In last week’s column, I discussed two of the four enduring challenges that American strategists face: unrealistic expectations and a ponderous system for strategy formulation. This week’s column will take a look at the other two: the American public’s deep belief in “silver bullets,” and impatience.
The American public’s trust in the idea of “silver bullets,” or the existence of a single solution to a complex problem, reflects the ingrained optimism of the American national culture. As children Americans are told that they “can be anything they want” if they try hard enough. While this kind of optimism is demonstrably false, it is etched in America’s collective psyche and shows up in many contexts, including national security policy. There it takes two forms. One is the personification of strategy: Americans believe that no conflict is intractable if they find and empower the right allied leader.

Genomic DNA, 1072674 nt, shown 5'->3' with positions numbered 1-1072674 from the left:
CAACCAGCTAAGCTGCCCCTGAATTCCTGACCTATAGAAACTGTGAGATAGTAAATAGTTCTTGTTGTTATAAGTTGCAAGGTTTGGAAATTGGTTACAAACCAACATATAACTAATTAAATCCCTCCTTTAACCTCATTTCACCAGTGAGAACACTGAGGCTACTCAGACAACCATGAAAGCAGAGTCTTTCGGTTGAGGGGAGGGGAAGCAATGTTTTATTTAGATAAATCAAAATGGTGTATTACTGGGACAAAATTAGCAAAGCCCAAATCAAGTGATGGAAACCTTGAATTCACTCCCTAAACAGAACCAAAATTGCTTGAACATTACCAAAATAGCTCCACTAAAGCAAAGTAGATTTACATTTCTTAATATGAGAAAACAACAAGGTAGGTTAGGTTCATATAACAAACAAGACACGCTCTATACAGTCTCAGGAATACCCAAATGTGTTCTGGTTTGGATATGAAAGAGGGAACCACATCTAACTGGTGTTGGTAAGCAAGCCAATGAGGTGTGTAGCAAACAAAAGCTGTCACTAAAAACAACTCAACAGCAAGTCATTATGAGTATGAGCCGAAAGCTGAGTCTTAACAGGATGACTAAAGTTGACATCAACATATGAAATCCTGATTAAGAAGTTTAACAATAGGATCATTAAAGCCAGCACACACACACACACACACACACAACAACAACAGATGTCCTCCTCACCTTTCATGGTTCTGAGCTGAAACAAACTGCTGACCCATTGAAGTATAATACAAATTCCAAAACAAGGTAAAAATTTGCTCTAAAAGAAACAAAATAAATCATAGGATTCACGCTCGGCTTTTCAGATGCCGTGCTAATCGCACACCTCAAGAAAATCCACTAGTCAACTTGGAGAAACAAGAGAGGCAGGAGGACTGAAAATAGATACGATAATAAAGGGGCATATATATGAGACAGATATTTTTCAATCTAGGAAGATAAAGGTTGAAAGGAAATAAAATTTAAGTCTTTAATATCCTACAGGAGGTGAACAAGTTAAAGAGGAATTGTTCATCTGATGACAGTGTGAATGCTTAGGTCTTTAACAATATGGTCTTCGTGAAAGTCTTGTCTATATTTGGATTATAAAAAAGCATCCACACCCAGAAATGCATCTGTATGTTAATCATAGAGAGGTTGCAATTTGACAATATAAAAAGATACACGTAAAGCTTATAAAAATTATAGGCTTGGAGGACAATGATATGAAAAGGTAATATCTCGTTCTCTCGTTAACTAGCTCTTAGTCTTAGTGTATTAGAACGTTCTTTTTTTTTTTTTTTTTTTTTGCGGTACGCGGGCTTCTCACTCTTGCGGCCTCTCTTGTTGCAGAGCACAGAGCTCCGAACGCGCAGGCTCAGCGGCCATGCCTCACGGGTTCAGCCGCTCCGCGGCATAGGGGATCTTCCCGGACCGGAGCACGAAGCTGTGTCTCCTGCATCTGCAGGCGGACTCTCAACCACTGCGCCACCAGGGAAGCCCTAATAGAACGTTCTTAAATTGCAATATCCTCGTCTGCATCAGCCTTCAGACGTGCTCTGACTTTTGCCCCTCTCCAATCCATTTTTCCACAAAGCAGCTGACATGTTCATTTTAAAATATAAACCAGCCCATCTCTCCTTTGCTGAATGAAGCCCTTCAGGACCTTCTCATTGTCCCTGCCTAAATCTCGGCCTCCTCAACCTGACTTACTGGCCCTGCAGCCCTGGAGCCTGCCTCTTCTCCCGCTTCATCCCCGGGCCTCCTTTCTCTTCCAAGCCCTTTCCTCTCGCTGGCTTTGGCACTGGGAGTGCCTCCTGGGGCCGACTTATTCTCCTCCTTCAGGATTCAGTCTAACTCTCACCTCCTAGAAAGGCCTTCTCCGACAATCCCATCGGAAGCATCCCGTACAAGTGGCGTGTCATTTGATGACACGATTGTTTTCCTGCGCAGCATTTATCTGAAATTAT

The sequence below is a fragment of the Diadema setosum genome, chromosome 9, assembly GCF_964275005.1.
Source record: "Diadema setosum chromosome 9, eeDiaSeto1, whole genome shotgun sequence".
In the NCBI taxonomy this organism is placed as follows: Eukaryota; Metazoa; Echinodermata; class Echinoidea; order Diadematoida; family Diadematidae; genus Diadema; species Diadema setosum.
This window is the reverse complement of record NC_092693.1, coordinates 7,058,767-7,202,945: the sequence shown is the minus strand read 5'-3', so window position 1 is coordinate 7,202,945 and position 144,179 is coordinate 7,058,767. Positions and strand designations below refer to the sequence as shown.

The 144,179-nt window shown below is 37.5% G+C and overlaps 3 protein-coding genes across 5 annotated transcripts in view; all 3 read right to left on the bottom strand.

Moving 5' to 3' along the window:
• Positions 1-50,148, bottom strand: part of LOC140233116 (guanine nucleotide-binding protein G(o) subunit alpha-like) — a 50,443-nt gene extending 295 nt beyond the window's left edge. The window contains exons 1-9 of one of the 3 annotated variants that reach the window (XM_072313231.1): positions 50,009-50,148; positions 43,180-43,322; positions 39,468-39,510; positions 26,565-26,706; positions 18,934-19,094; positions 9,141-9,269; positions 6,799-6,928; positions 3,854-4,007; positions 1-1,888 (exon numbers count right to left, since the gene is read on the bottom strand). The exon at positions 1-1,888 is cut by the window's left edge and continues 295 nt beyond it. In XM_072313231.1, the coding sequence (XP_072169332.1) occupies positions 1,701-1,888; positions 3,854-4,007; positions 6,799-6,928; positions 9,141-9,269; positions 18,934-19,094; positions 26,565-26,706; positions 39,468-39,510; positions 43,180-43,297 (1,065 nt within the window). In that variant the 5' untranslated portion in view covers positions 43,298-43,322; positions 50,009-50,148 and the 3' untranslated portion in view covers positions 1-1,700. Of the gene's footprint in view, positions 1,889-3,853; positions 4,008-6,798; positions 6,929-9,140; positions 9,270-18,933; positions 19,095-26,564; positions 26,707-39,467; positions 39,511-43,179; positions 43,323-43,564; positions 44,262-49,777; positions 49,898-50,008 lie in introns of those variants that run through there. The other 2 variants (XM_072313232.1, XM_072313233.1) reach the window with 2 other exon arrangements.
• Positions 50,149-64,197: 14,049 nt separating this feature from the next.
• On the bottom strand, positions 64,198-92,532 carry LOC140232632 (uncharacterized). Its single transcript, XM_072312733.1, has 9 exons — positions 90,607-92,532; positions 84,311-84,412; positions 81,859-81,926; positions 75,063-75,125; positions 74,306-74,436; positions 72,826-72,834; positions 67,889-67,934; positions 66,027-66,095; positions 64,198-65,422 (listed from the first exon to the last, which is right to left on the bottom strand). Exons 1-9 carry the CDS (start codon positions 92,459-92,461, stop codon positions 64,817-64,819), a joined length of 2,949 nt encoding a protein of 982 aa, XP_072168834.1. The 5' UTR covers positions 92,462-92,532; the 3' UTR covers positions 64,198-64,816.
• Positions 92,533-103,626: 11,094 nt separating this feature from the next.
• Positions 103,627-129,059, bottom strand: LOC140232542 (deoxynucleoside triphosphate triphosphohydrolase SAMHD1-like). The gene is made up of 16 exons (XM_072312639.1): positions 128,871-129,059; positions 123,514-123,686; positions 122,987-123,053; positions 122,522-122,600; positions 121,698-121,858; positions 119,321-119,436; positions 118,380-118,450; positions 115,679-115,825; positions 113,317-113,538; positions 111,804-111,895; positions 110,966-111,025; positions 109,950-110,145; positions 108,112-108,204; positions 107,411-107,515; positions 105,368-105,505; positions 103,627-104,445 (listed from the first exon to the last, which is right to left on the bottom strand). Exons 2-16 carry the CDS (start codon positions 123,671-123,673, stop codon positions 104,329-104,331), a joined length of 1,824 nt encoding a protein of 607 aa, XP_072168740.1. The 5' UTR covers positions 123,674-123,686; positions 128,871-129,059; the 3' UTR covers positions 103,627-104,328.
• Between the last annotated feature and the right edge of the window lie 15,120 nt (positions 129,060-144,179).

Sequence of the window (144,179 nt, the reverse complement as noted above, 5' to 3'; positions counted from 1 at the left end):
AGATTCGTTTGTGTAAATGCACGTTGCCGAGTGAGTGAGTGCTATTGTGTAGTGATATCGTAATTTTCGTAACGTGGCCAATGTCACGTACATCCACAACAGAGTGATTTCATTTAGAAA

After World War II, for instance, the United States was helping the Philippines consolidate democracy, even as the Philippine government and security forces proved unable to defeat an insurgency allied with the local communist party. At the urging of the United States, Ramon Magsaysay was appointed the Philippine Minister of Defense and later elected president. Magsaysay actually proved to be a successful case of a silver bullet, engineering political, economic and military reforms that undercut public support for insurgents. Washington concluded that the key to counterinsurgency was finding the right leader as a partner.